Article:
Photo Credit Alexi Berry / Ian Berry, used with permission
Source: Photo Credit Alexi Berry / Ian Berry, used with permission

The term “Inner Child” has been around psychotherapy for what seems like forever. Jung discussed an archetype related to a child. Self-help and pop psychology had focused extensively on the inner child for decades. Lately it does not seem as popular.

The inner child is often representative of the trauma of youth. It often relates to a child feeling insecure and not good enough. It relates to other traumas that leave the child’s psyche wounded in some way. Much of therapy has focused on adults learning to self-soothe, and otherwise deal with these childhood feelings. But there are other meanings to this inner child.

One popular meaning is how adults handle not getting their way. According to this idea, adults revert to childish behaviors that worked when they were children. In her Psychology Today post, “When Your ‘Inner Child’ Hijacks Your Adult Relationships”, Dr. Weber discusses four tactics: The Tantrum, Manipulation, The Good Soldier, and The Rebel. 

A popular saying today has to do with “adulting”. Perhaps because I have a lot of contact with college age people, I see this term on social media regularly. In a study regarding how old an individual feels as compared to his / her chronological age, Nancy Galambos found that North American adults over the age of 25 generally feel younger than they are (Steinberg, p.101). This likely contributes to the feeling that one tries to act like an adult, without actually feeling like one.

One’s automatic responses to events can also be an indicator of this inner child. It is said when one acts selfishly, throws a tantrum, or, on a positive side, is spontaneous and creative, the inner child may be at work. As Madeline L’Engle said, “We are every age that we have ever been.”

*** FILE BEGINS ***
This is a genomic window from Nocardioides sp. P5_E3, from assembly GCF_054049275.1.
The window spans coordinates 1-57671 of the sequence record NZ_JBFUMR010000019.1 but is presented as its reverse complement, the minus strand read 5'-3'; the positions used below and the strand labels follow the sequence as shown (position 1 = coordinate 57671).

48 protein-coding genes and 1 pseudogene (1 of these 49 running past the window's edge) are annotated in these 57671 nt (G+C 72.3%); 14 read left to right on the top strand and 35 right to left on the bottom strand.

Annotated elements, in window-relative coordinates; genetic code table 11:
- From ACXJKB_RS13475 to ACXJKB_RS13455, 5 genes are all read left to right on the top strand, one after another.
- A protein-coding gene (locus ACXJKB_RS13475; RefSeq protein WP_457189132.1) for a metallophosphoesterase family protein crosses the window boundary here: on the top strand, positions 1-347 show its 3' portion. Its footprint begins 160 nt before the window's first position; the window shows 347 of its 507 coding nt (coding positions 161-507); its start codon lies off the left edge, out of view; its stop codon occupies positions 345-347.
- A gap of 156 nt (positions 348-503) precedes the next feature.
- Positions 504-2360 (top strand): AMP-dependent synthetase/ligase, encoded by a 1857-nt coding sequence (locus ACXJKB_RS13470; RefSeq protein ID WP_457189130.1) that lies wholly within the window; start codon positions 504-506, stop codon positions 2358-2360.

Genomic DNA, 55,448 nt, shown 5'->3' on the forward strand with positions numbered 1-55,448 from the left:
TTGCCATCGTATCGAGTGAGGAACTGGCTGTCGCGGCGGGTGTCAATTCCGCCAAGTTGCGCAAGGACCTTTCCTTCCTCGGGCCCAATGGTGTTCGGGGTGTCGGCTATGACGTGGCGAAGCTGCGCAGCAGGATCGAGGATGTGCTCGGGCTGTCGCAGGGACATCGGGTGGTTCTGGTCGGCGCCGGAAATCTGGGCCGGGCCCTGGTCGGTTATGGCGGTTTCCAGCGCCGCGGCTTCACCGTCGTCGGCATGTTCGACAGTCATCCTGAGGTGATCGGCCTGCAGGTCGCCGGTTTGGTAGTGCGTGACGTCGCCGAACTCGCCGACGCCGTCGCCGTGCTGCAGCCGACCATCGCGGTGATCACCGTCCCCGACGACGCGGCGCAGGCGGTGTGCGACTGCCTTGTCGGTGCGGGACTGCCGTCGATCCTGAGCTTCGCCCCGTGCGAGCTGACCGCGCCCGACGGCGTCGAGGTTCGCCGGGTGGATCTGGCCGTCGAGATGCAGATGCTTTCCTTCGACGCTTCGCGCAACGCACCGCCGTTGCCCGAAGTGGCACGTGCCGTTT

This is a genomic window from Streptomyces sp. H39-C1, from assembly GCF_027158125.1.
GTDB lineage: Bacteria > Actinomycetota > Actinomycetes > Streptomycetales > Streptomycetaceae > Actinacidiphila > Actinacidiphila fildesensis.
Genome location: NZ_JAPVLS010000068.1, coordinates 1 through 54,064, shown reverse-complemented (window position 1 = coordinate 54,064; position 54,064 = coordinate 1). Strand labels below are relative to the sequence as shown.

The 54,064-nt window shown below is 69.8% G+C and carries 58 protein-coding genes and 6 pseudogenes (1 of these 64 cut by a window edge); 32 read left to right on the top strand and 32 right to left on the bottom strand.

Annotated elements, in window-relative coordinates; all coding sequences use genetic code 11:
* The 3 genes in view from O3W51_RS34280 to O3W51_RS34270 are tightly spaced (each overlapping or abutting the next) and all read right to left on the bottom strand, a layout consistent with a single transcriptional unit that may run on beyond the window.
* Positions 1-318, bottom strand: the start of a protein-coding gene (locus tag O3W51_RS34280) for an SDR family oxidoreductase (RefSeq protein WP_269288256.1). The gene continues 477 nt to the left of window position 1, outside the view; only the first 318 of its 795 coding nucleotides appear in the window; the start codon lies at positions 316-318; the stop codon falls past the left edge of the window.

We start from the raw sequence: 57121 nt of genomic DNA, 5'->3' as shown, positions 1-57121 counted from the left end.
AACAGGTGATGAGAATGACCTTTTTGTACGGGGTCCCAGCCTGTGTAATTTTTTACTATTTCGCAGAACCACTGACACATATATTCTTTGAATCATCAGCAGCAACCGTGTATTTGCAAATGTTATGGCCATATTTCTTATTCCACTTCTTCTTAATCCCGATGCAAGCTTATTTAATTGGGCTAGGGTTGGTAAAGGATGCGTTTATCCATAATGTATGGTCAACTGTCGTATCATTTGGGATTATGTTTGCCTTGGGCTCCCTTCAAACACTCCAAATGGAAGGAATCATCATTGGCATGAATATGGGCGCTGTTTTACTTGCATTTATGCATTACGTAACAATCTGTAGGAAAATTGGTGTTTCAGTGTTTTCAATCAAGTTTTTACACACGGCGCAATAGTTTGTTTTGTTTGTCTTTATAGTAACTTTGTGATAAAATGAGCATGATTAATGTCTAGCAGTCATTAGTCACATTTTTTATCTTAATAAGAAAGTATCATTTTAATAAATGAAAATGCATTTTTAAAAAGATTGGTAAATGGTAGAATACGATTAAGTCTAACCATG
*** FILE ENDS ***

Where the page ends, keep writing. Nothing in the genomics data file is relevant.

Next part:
My argument is that we are children much more than we think, despite being adults. This is generally a negative, but can be turned to a positive.

What do you think of, when you think of adult characteristics? Some characteristics considered adult include being calm, responsible, displaying leadership qualities, demonstrating good judgement in decisions, and self-sacrificing for the greater good. But how often do we witness adults behaving in ways that run counter to these adult characteristics?

You don’t have to look far to see people considered adults behaving as if they must have their own way, as if their way is the only true path, and otherwise behaving in a fashion more expected of a child. As I wrote in, “You’re so Selfish”, adults are often selfish without even realizing their self-serving motives. It is part of our nature it seems. Yet it doesn’t project the adult characteristics one would most like to espouse.

Beyond behaving selfishly, humans are riddled with biases which justify their self-serving motives. As I’ve written dozens of times, the human brain works diligently to protect one’s ego. We lie to ourselves, and then deny we are doing it. This all happens unconsciously, but without awareness, without questioning oneself and underlying motives, simply supports self-serving ends.

There are many positives to the inner child also. When one gets lost in creativity, some believe the psychic energy of the inner child is driving this state. This is also true when one is spontaneous, or loses oneself in an activity. These are thought to be positive uses of the inner child.

Additionally, in Zen literature there is the idea of “beginners mind”. Beginners mind consists of forgetting what you think you know, and just experiencing the moment as fresh and new. Maslow described this as “continued freshness of experience” (Goud, p. 123). The idea is to experience life, as often as possible, with the wonder of a child.

As with most things, there is good and bad that arise from the inner child. Most adults feel younger than they are, which I believe is a positive. At the same time, we act like spoiled children more often than might be beneficial. One strategy to help combat this is more awareness of the inner child, embracing the positive qualities, and a more conscious effort to espouse the positive characteristics of being an adult.

Copyright William Berry, 2017

References

Goud, N; 2009; Psychology and Personal Growth; Ed 8, Pearson Education.

Steinberg, L; 2014; Adolescence, ed. 10; McGraw Hill, New York, N.Y.

Weber, J; 2015; When Your “Inner Child” Hijacks Your Adult Relationships; Psychology Today; Retrieved from: https://www.psychologytoday.com/blog/having-sex-wanting-intimacy/201507/when-your-inner-child-hijacks-your-adult-relationships

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